Tuesday, June 30, 2009

Quiet market belies approaching storm

The S&P 500 has been relatively flat for the last couple of months.

I would be all too happy if the recent lull in the stock market portended a steady future for the US economy, but I see little to look forward to. I feel like I recognize America less and less with each passing week.

We bailed out the auto companies, which didn't work, so now we're nationalizing them? If the DMV is going to start building American cars, then my next car will be a Honda.

The only change I've seen in tax policies so far this year is tax increases, which is precisely the wrong way to bring a country out of a recession. The "cap and trade" bill which passed the House of Representatives (and which was voted on before the bill was even completely written) creates new forms of taxes on energy, meaning everyone from individual families to multinational corporations will have to pay more for living/operating in the United States. Any energy-intensive corporation which has the choice of moving somewhere else will now have a strong incentive to do so.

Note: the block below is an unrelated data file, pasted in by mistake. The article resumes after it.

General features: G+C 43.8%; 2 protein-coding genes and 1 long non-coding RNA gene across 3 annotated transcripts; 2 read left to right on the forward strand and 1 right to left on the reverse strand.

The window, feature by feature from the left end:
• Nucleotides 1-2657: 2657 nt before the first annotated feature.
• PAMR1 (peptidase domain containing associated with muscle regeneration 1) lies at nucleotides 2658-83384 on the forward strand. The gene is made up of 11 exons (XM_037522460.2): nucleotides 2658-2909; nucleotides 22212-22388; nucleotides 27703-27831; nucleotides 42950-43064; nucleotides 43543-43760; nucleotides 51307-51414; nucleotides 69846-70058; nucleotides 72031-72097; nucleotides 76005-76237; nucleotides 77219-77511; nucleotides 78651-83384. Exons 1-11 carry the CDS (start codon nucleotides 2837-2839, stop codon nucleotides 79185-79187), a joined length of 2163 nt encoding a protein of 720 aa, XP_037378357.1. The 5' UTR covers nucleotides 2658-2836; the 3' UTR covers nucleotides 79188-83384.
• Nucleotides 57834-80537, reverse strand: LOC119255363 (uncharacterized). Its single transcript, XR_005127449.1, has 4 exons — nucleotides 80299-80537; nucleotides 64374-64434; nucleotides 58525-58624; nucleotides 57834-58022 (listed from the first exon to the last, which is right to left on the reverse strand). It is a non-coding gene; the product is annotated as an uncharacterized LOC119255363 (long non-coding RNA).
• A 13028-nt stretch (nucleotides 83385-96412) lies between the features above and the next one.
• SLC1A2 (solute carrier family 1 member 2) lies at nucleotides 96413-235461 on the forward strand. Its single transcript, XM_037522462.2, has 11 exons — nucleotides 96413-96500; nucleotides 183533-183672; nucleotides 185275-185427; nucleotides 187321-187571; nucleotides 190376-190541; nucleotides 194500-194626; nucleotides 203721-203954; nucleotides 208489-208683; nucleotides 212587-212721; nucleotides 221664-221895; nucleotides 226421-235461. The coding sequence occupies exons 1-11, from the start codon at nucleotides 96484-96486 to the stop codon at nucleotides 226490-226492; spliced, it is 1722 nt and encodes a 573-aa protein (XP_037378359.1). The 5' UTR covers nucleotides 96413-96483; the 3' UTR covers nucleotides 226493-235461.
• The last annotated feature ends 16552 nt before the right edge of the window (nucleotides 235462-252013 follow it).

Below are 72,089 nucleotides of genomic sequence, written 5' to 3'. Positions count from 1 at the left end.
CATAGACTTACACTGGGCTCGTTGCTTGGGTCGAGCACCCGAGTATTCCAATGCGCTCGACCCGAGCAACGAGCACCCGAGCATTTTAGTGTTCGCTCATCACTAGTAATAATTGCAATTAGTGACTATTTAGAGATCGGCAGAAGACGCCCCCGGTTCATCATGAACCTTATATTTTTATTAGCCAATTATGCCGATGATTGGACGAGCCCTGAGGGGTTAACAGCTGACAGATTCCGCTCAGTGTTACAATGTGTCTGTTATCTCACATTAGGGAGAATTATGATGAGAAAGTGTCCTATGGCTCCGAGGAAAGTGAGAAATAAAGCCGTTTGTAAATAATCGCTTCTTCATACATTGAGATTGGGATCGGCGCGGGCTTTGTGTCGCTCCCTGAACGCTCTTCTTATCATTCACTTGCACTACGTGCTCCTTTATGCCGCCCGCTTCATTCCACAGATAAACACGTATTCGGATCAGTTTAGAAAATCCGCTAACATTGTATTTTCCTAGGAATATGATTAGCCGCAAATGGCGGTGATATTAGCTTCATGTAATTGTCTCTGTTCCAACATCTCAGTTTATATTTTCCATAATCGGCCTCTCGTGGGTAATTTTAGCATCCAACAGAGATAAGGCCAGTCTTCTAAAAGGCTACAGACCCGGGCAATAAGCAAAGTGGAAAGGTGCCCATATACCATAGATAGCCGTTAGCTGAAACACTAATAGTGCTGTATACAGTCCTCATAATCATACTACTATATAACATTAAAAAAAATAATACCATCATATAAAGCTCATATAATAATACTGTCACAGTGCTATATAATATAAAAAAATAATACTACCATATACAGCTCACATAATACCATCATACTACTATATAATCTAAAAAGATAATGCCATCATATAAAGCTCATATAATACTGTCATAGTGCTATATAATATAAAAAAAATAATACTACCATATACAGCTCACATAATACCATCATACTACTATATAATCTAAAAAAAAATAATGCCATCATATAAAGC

Despite the unwise tax increases, our government is on course to quadruple the federal deficit this year to nearly $2 trillion, ($2,000,000,000,000) which will increase our total national debt to more than $12 trillion by the end of the year. The only way that our elected officials can deal with our creditors and still get re-elected is to print more money, which creates inflation and reduces the real worth of the treasury bonds held by nations like China and Japan, and by U.S. bond holders.

California, the largest economy in the union, is out of money and is now paying contractors with IOU's. Perhaps they should be given access to the same printers? For that matter, why not just legalize counterfeiting and solve everyone's problems?

In short, it seems like the definitions of "dollar," "stock," and "bond" are changing week-by-week, bailout-by-bailout, and vote-by-vote. If you're thinking of buying a stock today, the question is no longer how profitable the company will be, but whether the company will eventually be bailed out by the government printers like Goldman Sachs (good for stock prices) or nationalized like GM (bad for stock prices). If you can predict what the government is going to do next - or just bribe someone to do it - then you'll be a winner in the stock market. The rest of us are out of luck.


linc campbell said...

I know you're already looking, but I find this image fascinating.


linc campbell said...

Irony has an odd way of being ironic. 24 hours after I sent my prior comment to you the upward bottoms were shattered. Just to emphasize the point, a week long continued downturn followed.